Nearly three weeks after Hurricane Maria tore through Puerto Rico, knocking out the entire electrical grid and leaving more than 60 percent of residents without running water, Yahoo News joined Megan Vazquez, who works in the IT department at Yahoo, as she traveled to the island to visit her family in the aftermath of the storm.
We drove into the mountains and passed families collecting water and bathing in streams along the way. We swerved to avoid downed power lines and uprooted trees that blocked the steep, treacherous roads to Utuado and Ciales, where we visited an elderly couple from whom Megan’s father, Jesse, receives an alternative treatment for his heart condition. Isolated and completely cut off from communication, their house sat in the direct path of a potential mudslide.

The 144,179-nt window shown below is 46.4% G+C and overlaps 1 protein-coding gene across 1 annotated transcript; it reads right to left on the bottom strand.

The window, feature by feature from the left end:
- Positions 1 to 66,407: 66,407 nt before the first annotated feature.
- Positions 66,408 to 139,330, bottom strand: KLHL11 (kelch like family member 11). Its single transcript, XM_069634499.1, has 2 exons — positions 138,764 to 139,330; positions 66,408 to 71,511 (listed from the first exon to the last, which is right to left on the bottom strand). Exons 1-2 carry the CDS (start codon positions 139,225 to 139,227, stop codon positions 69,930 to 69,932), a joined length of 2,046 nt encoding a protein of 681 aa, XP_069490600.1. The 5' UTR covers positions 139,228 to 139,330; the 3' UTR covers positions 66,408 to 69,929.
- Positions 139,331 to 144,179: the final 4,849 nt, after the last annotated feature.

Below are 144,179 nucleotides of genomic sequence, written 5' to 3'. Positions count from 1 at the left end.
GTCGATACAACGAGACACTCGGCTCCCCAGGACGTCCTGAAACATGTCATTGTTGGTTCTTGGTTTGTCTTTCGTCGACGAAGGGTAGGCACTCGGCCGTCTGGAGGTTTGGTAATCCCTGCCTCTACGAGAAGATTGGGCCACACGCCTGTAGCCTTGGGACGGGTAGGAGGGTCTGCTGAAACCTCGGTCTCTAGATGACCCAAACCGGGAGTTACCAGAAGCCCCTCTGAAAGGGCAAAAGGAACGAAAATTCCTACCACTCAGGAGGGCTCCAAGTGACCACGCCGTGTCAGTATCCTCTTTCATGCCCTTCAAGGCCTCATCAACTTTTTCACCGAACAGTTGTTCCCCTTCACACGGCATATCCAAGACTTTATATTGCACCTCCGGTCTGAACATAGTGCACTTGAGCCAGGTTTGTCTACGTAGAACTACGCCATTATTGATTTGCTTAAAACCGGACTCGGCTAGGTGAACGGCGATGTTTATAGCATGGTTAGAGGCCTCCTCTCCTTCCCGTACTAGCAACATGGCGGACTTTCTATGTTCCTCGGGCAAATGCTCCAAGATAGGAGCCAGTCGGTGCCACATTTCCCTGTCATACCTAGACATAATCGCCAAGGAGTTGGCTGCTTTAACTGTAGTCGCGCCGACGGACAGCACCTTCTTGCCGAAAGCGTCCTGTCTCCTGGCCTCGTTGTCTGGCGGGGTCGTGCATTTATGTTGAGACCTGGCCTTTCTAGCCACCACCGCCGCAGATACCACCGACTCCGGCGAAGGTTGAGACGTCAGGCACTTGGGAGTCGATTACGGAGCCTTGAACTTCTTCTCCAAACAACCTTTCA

We waded through sheets of rain and watched water splash above the tires of the cars in front of us as flash-flood warnings blared over the radio. On the highway near San Juan, we passed a billboard advising people to visit a website where the Puerto Rican government has been posting updates on the progress of the recovery effort, and we wondered how, without electricity, internet or decent cell service, most Puerto Ricans would be able to access this important information.
Back at the Vazquez house, we celebrated the return of running water, only to lament its disappearance 24 hours later. Megan and I stood outside in the rain and rinsed our hair in the water that flowed alongside the curb.
We discussed President Trump and whether the speed and scope of the federal government’s response to Puerto Rico had more to do with the island’s lack of the political clout that comes with statehood than with the current administration.
“I think that if [Trump] didn’t exist it would be the same,” Jesse said of the federal relief effort. “I really do believe that.”
Megan marveled at how many people on the mainland don’t even realize that Puerto Rico is part of the United States, or that its more than 3.4 million residents are American citizens.
“There’s still a divide between Puerto Ricans and the United States, and it’s on the U.S.’s part,” she said.